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An Introduction to the A minor Scale

The minor scale is one of the most basic and well-known scales in Western music, and of the minor scales, the A minor scale is often taught first because it consists of all the white keys on a piano. The notes in an A minor scale are:

A B C D E F G

These notes may also look familiar because they also form the C major scale if you start from C instead of A. Minor scales that contain the same notes as a major scale are often called the relative minor of that major scale. Thus A minor is the relative minor of C major. Like the C major scale, the A minor has no sharps or flats.

In the example below, we play our A minor scale over a repeating A minor chord. Play it slowly until you get it under your fingers, and then gradually increase the tempo.

A minor scale

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Where do I use an A minor scale?

In music, scales are used to create chords, and the chords that are native to the A minor scale are:

A minor B diminished C major D minor E minor F major G major

For now, you don’t need to know why these chords come from the A minor scale. You should just get familiar with the way they sound and how the A minor scale sounds against them. In the example below, listen to the scale as its played against some of the chords that come from it:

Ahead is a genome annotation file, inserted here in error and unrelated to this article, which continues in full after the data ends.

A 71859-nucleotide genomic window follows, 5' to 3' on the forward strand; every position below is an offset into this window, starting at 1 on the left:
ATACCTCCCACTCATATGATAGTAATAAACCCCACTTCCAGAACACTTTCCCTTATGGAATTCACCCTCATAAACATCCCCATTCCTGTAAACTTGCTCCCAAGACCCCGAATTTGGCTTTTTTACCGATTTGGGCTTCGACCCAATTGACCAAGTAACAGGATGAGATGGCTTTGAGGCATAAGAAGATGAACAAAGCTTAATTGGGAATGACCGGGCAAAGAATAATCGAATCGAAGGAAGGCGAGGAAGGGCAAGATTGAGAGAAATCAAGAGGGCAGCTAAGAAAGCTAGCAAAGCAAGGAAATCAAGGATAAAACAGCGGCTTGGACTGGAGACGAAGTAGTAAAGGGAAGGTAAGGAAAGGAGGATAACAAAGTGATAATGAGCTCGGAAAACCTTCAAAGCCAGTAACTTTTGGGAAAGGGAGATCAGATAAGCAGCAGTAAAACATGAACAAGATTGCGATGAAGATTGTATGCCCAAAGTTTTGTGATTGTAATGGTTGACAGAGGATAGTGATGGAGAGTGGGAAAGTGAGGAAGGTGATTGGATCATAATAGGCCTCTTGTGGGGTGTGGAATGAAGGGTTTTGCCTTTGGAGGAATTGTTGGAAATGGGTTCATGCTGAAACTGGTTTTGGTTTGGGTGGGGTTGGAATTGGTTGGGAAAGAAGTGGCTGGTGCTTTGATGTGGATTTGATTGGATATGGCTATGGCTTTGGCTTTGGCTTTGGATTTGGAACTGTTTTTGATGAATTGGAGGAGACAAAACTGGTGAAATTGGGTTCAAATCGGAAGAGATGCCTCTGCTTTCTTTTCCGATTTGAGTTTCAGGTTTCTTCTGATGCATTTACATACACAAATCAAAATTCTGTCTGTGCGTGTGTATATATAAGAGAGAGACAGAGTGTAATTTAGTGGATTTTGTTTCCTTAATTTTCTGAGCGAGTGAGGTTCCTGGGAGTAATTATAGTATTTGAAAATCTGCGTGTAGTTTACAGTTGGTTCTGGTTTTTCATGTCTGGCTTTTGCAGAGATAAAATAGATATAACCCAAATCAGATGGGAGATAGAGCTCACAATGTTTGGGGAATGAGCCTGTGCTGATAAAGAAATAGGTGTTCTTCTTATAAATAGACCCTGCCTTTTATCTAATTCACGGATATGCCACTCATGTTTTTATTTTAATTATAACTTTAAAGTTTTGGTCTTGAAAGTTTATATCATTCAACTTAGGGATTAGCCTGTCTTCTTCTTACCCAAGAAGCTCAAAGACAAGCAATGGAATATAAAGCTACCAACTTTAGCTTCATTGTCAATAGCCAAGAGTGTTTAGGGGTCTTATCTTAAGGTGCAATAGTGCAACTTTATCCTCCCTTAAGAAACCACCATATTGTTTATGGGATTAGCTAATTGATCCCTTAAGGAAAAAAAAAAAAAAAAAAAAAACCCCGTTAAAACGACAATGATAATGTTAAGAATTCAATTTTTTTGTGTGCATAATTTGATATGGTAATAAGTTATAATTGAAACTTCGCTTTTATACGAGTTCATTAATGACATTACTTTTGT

A minor scale

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Playing Patterns in the A minor scale
So far, all we’ve done is just go up and down the scale. Not very interesting. One way to make it more interesting is to play patterns in the scale. In the example below, we play the scale is an ascending fashion, but we skip a note each time. Then, try to do the same thing in a descending fashion:

A minor scale

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More Patterns in the A minor scale
Instead of skipping notes, we can play notes 1-4 of the scale, then play notes 2-5, then notes 3-6, and so on. Then we can repeat the process but in a descending fashion. The result is shown below:

A minor scale

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More Patterns in the A minor scale
Now, to make it even more interesting, we can play notes 1,3,5, then 2,4,6, then 3,5,7, and so on until we reach the top of the scale. Then we can play it back in a descending fashion. Incidentally, these little 3-note figures are called arpeggios, but you don’t necessarily need to know about them right now…

A minor scale

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Musical examples courtesy of activebass.com

About the Author

Chris TarryChris Tarry is a four-time Juno Award winning musician and a writer. His debut collection of short fiction, “How To Carry Bigfoot Home,” is out now from Red Hen Press (March 2015). He lives in Maplewood, New Jersey with his wife Michelle, daughter Chloe, and son Lucas. Connect with Chris on Google+, Facebook, and Twitter.View all posts by Chris Tarry